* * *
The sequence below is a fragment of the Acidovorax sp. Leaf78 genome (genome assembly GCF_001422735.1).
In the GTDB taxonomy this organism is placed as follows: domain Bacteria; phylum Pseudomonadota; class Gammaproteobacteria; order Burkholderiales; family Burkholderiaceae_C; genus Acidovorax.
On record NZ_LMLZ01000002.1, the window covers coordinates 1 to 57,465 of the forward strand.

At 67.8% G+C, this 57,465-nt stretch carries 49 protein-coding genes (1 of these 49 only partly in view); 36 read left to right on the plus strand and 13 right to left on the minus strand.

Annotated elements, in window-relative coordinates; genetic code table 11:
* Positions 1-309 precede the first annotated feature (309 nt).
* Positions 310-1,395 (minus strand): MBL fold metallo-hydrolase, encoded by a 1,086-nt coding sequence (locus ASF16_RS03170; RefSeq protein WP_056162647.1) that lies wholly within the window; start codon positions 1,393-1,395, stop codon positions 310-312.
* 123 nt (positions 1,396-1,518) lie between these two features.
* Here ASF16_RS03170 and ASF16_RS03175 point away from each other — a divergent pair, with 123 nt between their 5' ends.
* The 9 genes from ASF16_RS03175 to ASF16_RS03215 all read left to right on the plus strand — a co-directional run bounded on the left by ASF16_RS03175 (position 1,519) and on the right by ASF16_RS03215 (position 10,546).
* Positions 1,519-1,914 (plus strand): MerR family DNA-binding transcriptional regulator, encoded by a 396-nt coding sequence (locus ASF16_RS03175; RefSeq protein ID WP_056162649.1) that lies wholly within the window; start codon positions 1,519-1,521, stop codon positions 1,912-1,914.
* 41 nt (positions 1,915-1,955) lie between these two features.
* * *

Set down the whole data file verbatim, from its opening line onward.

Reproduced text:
The sequence below is a fragment of the Acidovorax sp. Leaf78 genome (genome assembly GCF_001422735.1).
In the GTDB taxonomy this organism is placed as follows: domain Bacteria; phylum Pseudomonadota; class Gammaproteobacteria; order Burkholderiales; family Burkholderiaceae_C; genus Acidovorax.
On record NZ_LMLZ01000002.1, the window covers coordinates 1 to 57,465 of the forward strand.

At 67.8% G+C, this 57,465-nt stretch carries 49 protein-coding genes (1 of these 49 only partly in view); 36 read left to right on the plus strand and 13 right to left on the minus strand.

Annotated elements, in window-relative coordinates; genetic code table 11:
* Positions 1-309 precede the first annotated feature (309 nt).
* Positions 310-1,395 (minus strand): MBL fold metallo-hydrolase, encoded by a 1,086-nt coding sequence (locus ASF16_RS03170; RefSeq protein WP_056162647.1) that lies wholly within the window; start codon positions 1,393-1,395, stop codon positions 310-312.
* 123 nt (positions 1,396-1,518) lie between these two features.
* Here ASF16_RS03170 and ASF16_RS03175 point away from each other — a divergent pair, with 123 nt between their 5' ends.
* The 9 genes from ASF16_RS03175 to ASF16_RS03215 all read left to right on the plus strand — a co-directional run bounded on the left by ASF16_RS03175 (position 1,519) and on the right by ASF16_RS03215 (position 10,546).
* Positions 1,519-1,914 (plus strand): MerR family DNA-binding transcriptional regulator, encoded by a 396-nt coding sequence (locus ASF16_RS03175; RefSeq protein ID WP_056162649.1) that lies wholly within the window; start codon positions 1,519-1,521, stop codon positions 1,912-1,914.
* 41 nt (positions 1,915-1,955) lie between these two features.